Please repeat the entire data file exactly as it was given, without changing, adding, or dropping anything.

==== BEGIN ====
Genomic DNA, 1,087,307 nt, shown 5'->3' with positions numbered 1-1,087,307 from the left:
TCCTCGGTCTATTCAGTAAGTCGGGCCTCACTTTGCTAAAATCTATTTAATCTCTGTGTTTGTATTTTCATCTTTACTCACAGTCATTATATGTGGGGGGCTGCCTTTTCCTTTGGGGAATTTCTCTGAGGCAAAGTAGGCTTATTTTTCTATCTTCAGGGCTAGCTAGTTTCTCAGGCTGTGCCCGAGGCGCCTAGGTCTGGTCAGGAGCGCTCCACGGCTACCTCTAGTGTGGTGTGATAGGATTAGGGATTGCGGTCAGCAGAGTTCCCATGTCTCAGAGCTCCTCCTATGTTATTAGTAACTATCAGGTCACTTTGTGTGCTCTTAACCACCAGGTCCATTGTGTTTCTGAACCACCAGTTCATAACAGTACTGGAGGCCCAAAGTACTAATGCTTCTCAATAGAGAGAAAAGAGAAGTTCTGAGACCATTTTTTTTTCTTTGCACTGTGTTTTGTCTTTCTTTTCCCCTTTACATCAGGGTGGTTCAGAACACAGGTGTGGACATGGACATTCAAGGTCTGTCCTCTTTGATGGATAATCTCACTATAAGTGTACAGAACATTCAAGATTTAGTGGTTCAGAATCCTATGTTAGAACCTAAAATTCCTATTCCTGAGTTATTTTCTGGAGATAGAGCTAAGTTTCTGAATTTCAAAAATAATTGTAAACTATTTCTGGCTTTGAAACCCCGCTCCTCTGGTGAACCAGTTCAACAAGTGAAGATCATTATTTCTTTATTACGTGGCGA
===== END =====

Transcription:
Genomic DNA, 1,087,307 nt, shown 5'->3' with positions numbered 1-1,087,307 from the left:
TCCTCGGTCTATTCAGTAAGTCGGGCCTCACTTTGCTAAAATCTATTTAATCTCTGTGTTTGTATTTTCATCTTTACTCACAGTCATTATATGTGGGGGGCTGCCTTTTCCTTTGGGGAATTTCTCTGAGGCAAAGTAGGCTTATTTTTCTATCTTCAGGGCTAGCTAGTTTCTCAGGCTGTGCCCGAGGCGCCTAGGTCTGGTCAGGAGCGCTCCACGGCTACCTCTAGTGTGGTGTGATAGGATTAGGGATTGCGGTCAGCAGAGTTCCCATGTCTCAGAGCTCCTCCTATGTTATTAGTAACTATCAGGTCACTTTGTGTGCTCTTAACCACCAGGTCCATTGTGTTTCTGAACCACCAGTTCATAACAGTACTGGAGGCCCAAAGTACTAATGCTTCTCAATAGAGAGAAAAGAGAAGTTCTGAGACCATTTTTTTTTCTTTGCACTGTGTTTTGTCTTTCTTTTCCCCTTTACATCAGGGTGGTTCAGAACACAGGTGTGGACATGGACATTCAAGGTCTGTCCTCTTTGATGGATAATCTCACTATAAGTGTACAGAACATTCAAGATTTAGTGGTTCAGAATCCTATGTTAGAACCTAAAATTCCTATTCCTGAGTTATTTTCTGGAGATAGAGCTAAGTTTCTGAATTTCAAAAATAATTGTAAACTATTTCTGGCTTTGAAACCCCGCTCCTCTGGTGAACCAGTTCAACAAGTGAAGATCATTATTTCTTTATTACGTGGCGA